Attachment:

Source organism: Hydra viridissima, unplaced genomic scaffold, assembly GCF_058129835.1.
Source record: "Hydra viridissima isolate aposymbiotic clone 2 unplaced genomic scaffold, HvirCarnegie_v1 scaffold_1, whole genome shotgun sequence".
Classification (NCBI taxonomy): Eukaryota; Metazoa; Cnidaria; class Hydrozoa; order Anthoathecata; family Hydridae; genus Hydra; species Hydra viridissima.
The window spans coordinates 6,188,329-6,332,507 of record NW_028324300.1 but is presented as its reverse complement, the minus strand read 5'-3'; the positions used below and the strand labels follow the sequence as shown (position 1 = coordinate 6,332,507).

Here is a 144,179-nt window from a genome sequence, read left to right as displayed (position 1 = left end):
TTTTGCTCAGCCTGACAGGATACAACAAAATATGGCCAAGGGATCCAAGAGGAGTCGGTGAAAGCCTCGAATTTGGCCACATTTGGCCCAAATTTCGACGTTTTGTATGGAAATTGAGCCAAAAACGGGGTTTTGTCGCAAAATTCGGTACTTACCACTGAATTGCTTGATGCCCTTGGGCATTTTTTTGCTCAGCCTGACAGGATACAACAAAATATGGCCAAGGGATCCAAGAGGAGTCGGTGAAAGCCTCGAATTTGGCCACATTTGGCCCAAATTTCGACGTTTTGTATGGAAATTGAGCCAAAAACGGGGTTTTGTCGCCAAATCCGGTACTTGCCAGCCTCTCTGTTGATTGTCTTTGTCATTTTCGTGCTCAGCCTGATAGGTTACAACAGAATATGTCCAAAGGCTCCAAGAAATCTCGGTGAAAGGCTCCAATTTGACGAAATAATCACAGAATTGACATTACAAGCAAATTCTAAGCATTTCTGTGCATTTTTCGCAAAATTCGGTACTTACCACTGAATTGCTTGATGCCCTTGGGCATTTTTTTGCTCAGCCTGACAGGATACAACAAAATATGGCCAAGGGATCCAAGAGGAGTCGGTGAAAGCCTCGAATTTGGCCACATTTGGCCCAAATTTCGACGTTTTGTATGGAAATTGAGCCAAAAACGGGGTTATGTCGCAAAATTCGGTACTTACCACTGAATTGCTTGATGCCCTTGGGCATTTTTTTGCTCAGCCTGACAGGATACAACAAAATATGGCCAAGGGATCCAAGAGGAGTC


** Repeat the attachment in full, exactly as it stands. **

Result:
Source organism: Hydra viridissima, unplaced genomic scaffold, assembly GCF_058129835.1.
Source record: "Hydra viridissima isolate aposymbiotic clone 2 unplaced genomic scaffold, HvirCarnegie_v1 scaffold_1, whole genome shotgun sequence".
Classification (NCBI taxonomy): Eukaryota; Metazoa; Cnidaria; class Hydrozoa; order Anthoathecata; family Hydridae; genus Hydra; species Hydra viridissima.
The window spans coordinates 6,188,329-6,332,507 of record NW_028324300.1 but is presented as its reverse complement, the minus strand read 5'-3'; the positions used below and the strand labels follow the sequence as shown (position 1 = coordinate 6,332,507).

Here is a 144,179-nt window from a genome sequence, read left to right as displayed (position 1 = left end):
TTTTGCTCAGCCTGACAGGATACAACAAAATATGGCCAAGGGATCCAAGAGGAGTCGGTGAAAGCCTCGAATTTGGCCACATTTGGCCCAAATTTCGACGTTTTGTATGGAAATTGAGCCAAAAACGGGGTTTTGTCGCAAAATTCGGTACTTACCACTGAATTGCTTGATGCCCTTGGGCATTTTTTTGCTCAGCCTGACAGGATACAACAAAATATGGCCAAGGGATCCAAGAGGAGTCGGTGAAAGCCTCGAATTTGGCCACATTTGGCCCAAATTTCGACGTTTTGTATGGAAATTGAGCCAAAAACGGGGTTTTGTCGCCAAATCCGGTACTTGCCAGCCTCTCTGTTGATTGTCTTTGTCATTTTCGTGCTCAGCCTGATAGGTTACAACAGAATATGTCCAAAGGCTCCAAGAAATCTCGGTGAAAGGCTCCAATTTGACGAAATAATCACAGAATTGACATTACAAGCAAATTCTAAGCATTTCTGTGCATTTTTCGCAAAATTCGGTACTTACCACTGAATTGCTTGATGCCCTTGGGCATTTTTTTGCTCAGCCTGACAGGATACAACAAAATATGGCCAAGGGATCCAAGAGGAGTCGGTGAAAGCCTCGAATTTGGCCACATTTGGCCCAAATTTCGACGTTTTGTATGGAAATTGAGCCAAAAACGGGGTTATGTCGCAAAATTCGGTACTTACCACTGAATTGCTTGATGCCCTTGGGCATTTTTTTGCTCAGCCTGACAGGATACAACAAAATATGGCCAAGGGATCCAAGAGGAGTC